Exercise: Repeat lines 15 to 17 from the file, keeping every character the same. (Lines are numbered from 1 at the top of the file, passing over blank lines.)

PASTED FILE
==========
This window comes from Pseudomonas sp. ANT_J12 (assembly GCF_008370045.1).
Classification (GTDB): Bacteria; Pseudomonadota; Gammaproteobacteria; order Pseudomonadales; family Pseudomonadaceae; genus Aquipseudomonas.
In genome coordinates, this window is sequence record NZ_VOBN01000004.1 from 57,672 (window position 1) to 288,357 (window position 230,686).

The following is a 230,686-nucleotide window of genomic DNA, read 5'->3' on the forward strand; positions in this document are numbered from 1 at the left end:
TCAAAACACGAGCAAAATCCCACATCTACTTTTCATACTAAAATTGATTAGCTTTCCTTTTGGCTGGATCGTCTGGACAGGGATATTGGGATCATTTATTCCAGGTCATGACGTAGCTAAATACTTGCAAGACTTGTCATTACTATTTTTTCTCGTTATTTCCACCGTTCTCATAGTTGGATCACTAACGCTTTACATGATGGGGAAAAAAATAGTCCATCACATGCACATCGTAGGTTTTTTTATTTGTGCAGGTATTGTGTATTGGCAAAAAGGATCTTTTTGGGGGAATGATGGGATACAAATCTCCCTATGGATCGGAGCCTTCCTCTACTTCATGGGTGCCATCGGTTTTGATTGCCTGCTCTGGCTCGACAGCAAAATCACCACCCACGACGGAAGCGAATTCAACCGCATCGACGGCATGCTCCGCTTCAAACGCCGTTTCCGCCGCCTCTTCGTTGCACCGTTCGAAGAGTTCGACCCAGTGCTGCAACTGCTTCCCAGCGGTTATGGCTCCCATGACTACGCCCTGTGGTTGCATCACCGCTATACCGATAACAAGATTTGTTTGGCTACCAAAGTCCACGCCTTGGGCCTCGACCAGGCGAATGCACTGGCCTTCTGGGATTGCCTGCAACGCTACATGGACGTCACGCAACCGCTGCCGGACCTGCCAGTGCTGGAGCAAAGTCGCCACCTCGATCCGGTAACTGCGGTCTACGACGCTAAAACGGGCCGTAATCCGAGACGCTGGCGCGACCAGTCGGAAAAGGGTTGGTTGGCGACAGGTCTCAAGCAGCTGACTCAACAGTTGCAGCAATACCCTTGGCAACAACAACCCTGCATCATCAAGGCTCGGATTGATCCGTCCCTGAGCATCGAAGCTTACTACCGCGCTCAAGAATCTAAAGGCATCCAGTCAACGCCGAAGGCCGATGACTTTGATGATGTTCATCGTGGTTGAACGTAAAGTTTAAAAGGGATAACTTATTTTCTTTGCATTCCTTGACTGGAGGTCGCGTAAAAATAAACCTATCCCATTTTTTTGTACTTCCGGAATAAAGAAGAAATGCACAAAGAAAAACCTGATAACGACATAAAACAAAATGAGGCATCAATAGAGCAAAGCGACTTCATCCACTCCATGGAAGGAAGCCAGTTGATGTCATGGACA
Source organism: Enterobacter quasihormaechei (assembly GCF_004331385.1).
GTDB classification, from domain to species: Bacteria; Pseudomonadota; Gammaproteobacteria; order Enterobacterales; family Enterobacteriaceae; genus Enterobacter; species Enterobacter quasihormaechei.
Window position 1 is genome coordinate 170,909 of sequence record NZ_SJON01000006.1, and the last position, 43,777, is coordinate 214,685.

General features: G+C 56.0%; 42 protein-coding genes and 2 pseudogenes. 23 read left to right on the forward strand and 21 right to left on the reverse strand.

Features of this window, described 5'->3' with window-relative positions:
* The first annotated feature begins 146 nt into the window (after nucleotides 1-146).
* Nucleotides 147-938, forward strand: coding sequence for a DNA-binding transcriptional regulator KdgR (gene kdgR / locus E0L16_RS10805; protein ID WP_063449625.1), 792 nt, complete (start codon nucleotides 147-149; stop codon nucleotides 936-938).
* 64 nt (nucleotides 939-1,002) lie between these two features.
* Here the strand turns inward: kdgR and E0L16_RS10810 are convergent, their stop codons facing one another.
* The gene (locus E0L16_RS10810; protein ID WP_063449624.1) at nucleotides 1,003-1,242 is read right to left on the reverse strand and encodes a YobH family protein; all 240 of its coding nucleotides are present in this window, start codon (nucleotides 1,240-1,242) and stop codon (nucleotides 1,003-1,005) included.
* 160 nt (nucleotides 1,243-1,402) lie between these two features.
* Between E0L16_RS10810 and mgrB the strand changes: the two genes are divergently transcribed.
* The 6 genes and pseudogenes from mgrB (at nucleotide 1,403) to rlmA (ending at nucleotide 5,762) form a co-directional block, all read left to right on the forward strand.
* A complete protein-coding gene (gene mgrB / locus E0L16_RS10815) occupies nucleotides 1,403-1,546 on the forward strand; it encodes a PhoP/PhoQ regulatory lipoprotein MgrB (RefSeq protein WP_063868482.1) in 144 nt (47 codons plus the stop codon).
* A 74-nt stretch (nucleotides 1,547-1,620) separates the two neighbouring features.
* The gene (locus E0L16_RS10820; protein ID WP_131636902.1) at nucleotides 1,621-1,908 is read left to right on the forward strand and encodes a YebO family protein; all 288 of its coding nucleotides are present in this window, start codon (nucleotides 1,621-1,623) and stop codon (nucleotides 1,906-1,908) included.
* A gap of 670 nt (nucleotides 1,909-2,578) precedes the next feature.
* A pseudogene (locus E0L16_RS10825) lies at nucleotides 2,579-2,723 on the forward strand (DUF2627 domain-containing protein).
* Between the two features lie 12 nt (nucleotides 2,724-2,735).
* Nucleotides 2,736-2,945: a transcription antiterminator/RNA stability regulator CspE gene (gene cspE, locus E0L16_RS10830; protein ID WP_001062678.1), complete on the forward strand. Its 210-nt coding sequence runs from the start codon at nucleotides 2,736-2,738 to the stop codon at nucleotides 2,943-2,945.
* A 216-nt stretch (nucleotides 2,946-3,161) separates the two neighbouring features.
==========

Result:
* The gene (locus E0L16_RS10810; protein ID WP_063449624.1) at nucleotides 1,003-1,242 is read right to left on the reverse strand and encodes a YobH family protein; all 240 of its coding nucleotides are present in this window, start codon (nucleotides 1,240-1,242) and stop codon (nucleotides 1,003-1,005) included.
* 160 nt (nucleotides 1,243-1,402) lie between these two features.
* Between E0L16_RS10810 and mgrB the strand changes: the two genes are divergently transcribed.